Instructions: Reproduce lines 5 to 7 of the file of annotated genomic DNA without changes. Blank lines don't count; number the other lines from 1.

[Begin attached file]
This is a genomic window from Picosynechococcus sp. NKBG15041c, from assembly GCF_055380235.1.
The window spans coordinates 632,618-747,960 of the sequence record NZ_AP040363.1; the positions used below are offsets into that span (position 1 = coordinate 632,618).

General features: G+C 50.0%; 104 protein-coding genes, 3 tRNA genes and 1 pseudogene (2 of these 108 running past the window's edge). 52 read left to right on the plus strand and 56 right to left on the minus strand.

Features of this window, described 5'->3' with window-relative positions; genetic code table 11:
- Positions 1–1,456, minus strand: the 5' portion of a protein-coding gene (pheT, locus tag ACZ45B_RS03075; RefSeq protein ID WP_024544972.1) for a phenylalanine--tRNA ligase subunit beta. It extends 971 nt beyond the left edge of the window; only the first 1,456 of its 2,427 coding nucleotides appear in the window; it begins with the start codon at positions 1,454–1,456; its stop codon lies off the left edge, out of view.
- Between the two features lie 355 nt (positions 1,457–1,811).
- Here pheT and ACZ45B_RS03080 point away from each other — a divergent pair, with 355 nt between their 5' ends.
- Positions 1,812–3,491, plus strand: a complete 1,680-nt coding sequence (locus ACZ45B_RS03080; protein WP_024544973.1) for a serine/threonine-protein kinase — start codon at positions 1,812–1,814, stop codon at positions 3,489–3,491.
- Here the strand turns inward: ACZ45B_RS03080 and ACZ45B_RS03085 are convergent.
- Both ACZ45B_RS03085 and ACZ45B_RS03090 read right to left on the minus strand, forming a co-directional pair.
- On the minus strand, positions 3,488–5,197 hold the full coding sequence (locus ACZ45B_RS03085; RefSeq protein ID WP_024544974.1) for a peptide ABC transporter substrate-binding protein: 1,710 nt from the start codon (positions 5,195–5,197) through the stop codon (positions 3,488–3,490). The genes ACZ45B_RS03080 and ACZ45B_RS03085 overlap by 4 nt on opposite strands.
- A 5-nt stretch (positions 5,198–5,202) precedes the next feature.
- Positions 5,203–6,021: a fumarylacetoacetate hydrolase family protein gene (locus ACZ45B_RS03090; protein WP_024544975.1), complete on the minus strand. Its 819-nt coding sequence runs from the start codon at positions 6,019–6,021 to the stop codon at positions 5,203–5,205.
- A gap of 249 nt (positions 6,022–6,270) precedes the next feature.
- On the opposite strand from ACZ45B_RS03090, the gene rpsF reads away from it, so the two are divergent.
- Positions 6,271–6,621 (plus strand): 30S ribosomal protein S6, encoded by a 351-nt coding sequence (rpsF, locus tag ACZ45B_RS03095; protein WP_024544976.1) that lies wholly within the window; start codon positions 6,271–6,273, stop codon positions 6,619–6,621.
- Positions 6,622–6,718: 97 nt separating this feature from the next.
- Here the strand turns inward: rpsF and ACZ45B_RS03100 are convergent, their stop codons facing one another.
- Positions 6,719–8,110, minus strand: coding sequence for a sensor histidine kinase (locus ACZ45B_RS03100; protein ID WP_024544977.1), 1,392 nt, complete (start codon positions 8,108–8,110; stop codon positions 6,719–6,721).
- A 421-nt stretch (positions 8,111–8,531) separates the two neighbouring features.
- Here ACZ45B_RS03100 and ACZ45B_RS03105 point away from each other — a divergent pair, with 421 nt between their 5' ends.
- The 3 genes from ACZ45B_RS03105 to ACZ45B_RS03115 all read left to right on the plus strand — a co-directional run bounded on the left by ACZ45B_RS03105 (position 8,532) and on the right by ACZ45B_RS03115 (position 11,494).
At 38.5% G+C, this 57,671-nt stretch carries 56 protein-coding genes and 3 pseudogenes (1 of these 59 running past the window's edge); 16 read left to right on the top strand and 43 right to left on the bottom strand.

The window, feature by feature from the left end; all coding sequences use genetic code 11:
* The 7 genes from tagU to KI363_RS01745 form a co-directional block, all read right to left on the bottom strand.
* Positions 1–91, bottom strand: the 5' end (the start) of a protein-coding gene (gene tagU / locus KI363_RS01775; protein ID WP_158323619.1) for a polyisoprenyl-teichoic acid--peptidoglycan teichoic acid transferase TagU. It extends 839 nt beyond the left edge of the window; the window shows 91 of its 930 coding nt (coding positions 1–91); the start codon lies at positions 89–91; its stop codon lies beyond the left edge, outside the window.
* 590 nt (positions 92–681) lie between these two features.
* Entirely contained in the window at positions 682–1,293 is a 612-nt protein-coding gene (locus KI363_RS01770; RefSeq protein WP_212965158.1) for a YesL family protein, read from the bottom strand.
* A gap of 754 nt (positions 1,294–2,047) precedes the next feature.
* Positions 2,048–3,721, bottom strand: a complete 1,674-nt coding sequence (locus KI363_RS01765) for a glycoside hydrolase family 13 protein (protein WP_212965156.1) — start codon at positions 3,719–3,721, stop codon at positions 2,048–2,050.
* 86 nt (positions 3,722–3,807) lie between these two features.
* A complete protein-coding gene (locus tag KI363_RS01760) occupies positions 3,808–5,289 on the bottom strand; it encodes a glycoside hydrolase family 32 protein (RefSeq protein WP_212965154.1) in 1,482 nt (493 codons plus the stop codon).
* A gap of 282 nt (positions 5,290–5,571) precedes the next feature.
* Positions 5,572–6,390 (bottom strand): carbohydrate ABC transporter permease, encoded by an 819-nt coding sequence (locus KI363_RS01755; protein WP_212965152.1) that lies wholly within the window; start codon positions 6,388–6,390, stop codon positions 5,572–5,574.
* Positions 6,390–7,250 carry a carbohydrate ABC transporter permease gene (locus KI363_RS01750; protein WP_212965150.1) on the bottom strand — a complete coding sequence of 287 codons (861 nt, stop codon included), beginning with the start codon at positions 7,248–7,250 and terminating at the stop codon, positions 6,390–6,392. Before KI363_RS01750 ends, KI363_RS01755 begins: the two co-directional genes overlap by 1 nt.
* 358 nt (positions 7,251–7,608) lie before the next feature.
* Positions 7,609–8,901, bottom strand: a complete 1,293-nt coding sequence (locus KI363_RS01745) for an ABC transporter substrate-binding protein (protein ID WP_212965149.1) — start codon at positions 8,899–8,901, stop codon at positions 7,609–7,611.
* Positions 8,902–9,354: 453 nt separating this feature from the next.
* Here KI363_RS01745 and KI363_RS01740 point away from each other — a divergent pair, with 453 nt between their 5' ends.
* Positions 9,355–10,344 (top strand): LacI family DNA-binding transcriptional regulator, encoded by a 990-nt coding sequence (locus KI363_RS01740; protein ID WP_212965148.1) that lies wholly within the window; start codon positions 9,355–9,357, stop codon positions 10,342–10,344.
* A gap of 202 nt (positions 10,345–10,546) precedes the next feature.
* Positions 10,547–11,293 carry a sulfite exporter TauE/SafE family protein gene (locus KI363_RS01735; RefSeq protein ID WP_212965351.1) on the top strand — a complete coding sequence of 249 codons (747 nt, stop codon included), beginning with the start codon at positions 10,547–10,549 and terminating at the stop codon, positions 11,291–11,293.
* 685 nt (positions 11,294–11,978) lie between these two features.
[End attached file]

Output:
- Positions 1–1,456, minus strand: the 5' portion of a protein-coding gene (pheT, locus tag ACZ45B_RS03075; RefSeq protein ID WP_024544972.1) for a phenylalanine--tRNA ligase subunit beta. It extends 971 nt beyond the left edge of the window; only the first 1,456 of its 2,427 coding nucleotides appear in the window; it begins with the start codon at positions 1,454–1,456; its stop codon lies off the left edge, out of view.
- Between the two features lie 355 nt (positions 1,457–1,811).
- Here pheT and ACZ45B_RS03080 point away from each other — a divergent pair, with 355 nt between their 5' ends.